Healthy Eating Habits for a 16-Year Old
- Get a balance of carbohydrates, protein, and fat at every meal and snack. Carbohydrates provide energy. Protein is like the building block of the body. Fat provides satiety and absorption of important vitamins. All are important and work together to help you feel energized and satisfied.
- Remove distractions when you eat. Try to take at least one meal per day where you can just focus on what you are eating. Focus on how the food tastes, smells, looks, and the texture in your mouth.
- Try to include a fruit or vegetable every time you eat. These food groups contain so many vitamins and minerals that help the body recover, rebuild, grow, and develop.
- Sit down at the table to eat your meals. Rather than snacking on things as you walk around the kitchen, actually make an effort to sit and eat a full meal.
- Take moments to stop and evaluate your hunger and fullness levels while you eat. Try to find that point at which you feel satisfied without getting overly full.
- Do not go a long time without eating. The body needs food regularly throughout the day. You are also much more likely to overeat if you go too long between eating. It is much harder to be mindful when you get overly hungry.
Healthy Exercise Habits for a 16-Year Old
- Try to get moving for at least 60 minutes per day. Find fun activities that help you stay active. Exercise can also improve stress levels. It doesn’t have to be all at once, small periods of time throughout the day are great.
- Include movement that gets your heart rate up and movement that strengthens your muscles and bones. Many activities and sports are great for both.
- Take breaks from sitting to get up and move around frequently.
The teenage years can sometimes be a challenging time. While it may be tempting to try and change your body to better fit in with your peers, make sure you are always taking care of your body and giving it the energy and nutrients that it needs. Work with a dietitian to make sure you are meeting all your nutritional needs.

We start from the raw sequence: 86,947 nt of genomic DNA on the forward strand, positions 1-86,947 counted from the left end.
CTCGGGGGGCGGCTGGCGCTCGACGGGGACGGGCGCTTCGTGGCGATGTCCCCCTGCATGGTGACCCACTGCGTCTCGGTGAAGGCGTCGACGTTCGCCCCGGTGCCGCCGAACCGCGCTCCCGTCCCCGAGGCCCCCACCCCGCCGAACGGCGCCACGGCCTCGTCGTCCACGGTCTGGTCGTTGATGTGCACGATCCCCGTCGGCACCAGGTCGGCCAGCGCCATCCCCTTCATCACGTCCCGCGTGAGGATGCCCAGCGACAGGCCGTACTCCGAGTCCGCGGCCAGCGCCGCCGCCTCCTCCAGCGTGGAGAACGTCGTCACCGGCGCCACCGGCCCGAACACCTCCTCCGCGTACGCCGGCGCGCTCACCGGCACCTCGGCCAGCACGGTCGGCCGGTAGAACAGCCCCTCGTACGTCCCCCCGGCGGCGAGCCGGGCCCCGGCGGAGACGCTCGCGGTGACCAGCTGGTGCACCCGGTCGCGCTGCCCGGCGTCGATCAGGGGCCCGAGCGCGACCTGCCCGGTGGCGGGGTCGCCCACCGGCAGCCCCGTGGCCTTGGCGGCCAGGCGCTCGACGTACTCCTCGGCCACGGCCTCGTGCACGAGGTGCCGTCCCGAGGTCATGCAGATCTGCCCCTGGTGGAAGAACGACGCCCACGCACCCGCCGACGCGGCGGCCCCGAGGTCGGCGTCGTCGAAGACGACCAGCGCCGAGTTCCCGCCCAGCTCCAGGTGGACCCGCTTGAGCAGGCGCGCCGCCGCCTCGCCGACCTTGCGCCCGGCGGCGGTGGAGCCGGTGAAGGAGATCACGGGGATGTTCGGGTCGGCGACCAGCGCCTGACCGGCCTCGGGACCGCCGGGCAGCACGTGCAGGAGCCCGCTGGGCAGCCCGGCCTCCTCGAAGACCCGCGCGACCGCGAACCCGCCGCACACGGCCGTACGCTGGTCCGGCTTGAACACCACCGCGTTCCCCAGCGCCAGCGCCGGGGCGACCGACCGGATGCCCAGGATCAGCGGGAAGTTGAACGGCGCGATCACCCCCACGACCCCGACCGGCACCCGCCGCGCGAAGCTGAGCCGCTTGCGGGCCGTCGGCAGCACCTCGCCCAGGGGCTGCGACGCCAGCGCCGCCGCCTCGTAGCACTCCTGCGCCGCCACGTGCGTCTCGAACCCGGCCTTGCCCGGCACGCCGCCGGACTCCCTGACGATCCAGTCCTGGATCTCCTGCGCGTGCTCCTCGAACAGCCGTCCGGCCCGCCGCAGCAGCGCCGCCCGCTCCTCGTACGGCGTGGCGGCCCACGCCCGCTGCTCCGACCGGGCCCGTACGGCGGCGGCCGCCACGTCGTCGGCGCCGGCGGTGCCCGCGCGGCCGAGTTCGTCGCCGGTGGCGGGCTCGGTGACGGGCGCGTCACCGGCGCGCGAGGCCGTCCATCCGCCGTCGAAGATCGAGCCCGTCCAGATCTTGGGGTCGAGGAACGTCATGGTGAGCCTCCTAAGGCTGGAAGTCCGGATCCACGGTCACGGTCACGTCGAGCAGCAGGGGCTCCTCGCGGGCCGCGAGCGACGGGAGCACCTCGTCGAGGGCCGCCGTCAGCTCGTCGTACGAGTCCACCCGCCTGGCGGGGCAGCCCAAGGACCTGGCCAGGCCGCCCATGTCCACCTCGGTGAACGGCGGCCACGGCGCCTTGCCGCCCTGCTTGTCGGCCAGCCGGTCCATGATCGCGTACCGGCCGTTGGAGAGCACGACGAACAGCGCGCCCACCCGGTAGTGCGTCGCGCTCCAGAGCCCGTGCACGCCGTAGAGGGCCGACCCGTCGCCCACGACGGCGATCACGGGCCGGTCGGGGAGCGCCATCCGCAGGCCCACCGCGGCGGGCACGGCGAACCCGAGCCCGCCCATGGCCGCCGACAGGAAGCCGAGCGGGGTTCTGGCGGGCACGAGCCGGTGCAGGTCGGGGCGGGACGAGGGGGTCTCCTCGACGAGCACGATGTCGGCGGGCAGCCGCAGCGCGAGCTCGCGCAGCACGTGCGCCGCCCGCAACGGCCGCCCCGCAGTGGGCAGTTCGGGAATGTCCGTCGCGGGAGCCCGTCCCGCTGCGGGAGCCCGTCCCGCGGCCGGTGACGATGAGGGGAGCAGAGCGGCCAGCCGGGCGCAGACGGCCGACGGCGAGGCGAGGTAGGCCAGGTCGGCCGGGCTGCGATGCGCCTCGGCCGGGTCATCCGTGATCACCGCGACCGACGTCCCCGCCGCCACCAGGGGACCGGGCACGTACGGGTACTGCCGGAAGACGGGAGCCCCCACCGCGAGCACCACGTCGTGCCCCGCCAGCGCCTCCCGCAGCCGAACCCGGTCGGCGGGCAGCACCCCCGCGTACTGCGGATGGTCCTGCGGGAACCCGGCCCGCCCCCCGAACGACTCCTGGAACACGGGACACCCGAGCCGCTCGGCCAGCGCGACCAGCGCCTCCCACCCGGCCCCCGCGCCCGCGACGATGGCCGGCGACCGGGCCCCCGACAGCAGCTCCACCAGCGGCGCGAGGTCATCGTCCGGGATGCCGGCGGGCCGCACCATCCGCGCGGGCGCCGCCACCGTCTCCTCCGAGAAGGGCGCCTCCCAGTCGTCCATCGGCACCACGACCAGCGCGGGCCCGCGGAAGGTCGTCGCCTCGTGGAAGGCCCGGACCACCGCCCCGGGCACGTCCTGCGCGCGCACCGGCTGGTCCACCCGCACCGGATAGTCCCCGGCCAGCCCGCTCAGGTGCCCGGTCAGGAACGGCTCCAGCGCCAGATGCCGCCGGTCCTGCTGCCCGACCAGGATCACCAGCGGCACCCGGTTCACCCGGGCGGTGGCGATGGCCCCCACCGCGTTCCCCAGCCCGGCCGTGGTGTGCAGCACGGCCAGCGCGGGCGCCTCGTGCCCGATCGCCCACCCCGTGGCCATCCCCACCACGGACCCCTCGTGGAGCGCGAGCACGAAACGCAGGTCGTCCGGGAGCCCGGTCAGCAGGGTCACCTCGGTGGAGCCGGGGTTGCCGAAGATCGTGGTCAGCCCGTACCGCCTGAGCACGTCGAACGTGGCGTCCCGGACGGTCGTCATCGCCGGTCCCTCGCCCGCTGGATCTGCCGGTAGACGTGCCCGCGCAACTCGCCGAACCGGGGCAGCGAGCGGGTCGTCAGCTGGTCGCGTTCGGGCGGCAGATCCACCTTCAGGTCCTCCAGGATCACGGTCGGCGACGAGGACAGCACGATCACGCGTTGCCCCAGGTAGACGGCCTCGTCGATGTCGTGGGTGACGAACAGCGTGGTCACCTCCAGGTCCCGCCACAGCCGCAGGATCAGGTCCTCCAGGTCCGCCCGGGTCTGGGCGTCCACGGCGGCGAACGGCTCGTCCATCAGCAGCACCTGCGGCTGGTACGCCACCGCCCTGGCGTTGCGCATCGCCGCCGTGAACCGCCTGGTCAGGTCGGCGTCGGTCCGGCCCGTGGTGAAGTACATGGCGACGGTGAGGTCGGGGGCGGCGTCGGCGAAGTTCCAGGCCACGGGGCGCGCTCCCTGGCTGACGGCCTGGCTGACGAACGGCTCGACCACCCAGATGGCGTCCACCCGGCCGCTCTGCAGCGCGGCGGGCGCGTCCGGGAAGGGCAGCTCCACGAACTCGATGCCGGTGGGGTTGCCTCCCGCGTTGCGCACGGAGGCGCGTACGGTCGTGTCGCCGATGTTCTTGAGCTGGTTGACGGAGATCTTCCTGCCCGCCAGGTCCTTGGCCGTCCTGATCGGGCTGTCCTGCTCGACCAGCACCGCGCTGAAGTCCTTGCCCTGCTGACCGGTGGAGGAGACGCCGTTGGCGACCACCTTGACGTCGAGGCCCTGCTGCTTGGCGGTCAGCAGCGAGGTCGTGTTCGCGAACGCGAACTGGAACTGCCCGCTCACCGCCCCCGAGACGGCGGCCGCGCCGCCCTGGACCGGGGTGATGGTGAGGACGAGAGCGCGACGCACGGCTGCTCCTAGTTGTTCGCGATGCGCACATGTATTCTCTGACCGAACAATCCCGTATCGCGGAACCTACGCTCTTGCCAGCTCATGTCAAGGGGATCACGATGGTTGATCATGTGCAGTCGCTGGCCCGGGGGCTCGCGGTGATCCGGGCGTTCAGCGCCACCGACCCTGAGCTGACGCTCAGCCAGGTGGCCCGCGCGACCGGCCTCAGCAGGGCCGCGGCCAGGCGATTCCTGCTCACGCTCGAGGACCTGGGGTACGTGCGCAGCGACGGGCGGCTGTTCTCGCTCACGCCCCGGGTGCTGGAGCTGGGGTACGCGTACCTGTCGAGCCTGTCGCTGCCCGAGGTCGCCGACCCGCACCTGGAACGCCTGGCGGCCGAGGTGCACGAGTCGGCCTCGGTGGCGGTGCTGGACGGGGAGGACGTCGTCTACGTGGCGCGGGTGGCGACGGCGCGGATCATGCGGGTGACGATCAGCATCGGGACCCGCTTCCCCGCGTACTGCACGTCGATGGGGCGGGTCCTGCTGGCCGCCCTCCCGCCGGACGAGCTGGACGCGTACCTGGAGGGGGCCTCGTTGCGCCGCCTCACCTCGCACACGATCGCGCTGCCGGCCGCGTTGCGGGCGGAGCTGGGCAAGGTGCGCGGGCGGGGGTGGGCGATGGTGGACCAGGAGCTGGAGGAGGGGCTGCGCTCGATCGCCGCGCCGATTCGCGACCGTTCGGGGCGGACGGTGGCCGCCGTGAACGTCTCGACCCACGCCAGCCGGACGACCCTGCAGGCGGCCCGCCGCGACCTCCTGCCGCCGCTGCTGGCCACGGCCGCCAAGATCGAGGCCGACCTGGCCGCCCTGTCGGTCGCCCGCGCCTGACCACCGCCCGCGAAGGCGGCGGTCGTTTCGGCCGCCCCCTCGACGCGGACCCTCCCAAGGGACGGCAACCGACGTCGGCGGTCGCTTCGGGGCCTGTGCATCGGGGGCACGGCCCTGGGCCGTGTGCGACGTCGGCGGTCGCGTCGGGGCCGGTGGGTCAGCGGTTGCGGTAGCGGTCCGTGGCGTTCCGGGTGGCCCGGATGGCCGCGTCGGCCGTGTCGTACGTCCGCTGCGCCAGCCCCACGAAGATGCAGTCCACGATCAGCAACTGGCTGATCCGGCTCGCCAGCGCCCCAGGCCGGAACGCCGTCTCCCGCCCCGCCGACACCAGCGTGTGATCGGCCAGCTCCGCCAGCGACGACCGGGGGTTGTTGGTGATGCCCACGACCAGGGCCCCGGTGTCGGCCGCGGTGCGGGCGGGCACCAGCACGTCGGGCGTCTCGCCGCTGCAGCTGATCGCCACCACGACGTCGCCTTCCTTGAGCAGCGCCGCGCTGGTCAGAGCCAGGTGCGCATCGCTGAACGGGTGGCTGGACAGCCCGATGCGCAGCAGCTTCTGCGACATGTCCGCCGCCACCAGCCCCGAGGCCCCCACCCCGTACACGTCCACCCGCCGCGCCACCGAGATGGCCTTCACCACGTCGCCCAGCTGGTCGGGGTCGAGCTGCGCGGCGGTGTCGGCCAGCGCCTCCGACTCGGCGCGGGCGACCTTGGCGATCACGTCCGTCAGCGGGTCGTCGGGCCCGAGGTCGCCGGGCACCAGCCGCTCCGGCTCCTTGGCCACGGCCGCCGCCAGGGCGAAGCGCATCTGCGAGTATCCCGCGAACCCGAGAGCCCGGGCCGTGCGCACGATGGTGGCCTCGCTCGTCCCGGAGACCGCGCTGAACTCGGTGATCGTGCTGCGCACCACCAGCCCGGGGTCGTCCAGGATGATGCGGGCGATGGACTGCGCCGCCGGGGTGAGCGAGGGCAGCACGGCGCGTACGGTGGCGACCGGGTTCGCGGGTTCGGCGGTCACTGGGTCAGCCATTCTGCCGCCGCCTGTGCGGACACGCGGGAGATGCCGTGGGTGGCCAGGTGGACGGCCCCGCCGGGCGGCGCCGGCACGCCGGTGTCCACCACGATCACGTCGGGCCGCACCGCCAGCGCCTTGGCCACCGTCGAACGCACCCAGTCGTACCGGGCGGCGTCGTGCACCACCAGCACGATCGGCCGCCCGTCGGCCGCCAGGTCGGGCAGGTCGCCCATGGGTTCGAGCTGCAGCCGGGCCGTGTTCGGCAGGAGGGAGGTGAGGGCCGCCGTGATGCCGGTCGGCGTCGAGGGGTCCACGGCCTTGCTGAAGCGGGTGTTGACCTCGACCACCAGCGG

With a combination of body respect and healthy habits, teenagers can reach a weight that is appropriate for their body and that will also help them feel their best.
What is Considered Overweight for a 16-Year Old? According to the CDC growth charts, a 16-year old girl at 64 inches tall would be classified as overweight above 144 pounds. A 16-year old boy at 68 inches tall would be classified as overweight above 159 pounds. Height, weight, age, and gender are important when determining weight classification. Speak with your doctor or dietitian if you have any concerns about weight.
What is the Normal Weight for a 16-Year Old Female? A 16-year old female who is 5 foot 4 inches tall (64 inches) would be classified as a healthy weight between 98 and 143 pounds. There is no “normal” weight for 16-year old teenage girls since everyone is growing at different rates.
What Weight Should a 16-Year Old Be in Stone? According to the CDC growth charts, a 16-year old female at 64 inches tall (5 foot 4 inches or 163 centimeters) would be classified as a healthy weight between 7 and 10.2 stone. A 16-year old male at 68 inches tall (5 foot 8 inches or 173.4 cm tall) would be classified as a healthy weight between 8 and 11.3 stone.
How Much Should a 16-Year Old Boy Weigh? According to the CDC growth charts, a 16-year old boy at 68 inches tall would be classified as a healthy weight between 113 and 158 pounds. There is no “normal” weight for a 16-year old teenage boys since everyone is growing at different rates.
What is the Average Weight for a 16-Year Old? The average weight for a 16-year old girl is 118 pounds (53.5 kg or 8.4 stone) with a height of around 64 inches (5 foot 4 inches or 162.5 cm tall).The average weight for a 16-year old boy is 134 pounds (60.8 kg or 9.6 stone) with a height of around 68.3 inches (5 foot 8.3 inches or 173.4 cm tall).
Centers for Disease Control and Prevention. About Child and Teen BMI. Cdc.gov. Published March 17, 2021.
Centers for Disease Control and Prevention. Childhood Obesity Causes and Consequences. Published March 19, 2021.
Centers for Disease Control and Prevention. Sleep in Middle and High School Students. Cdc.gov. Published September 10, 2020.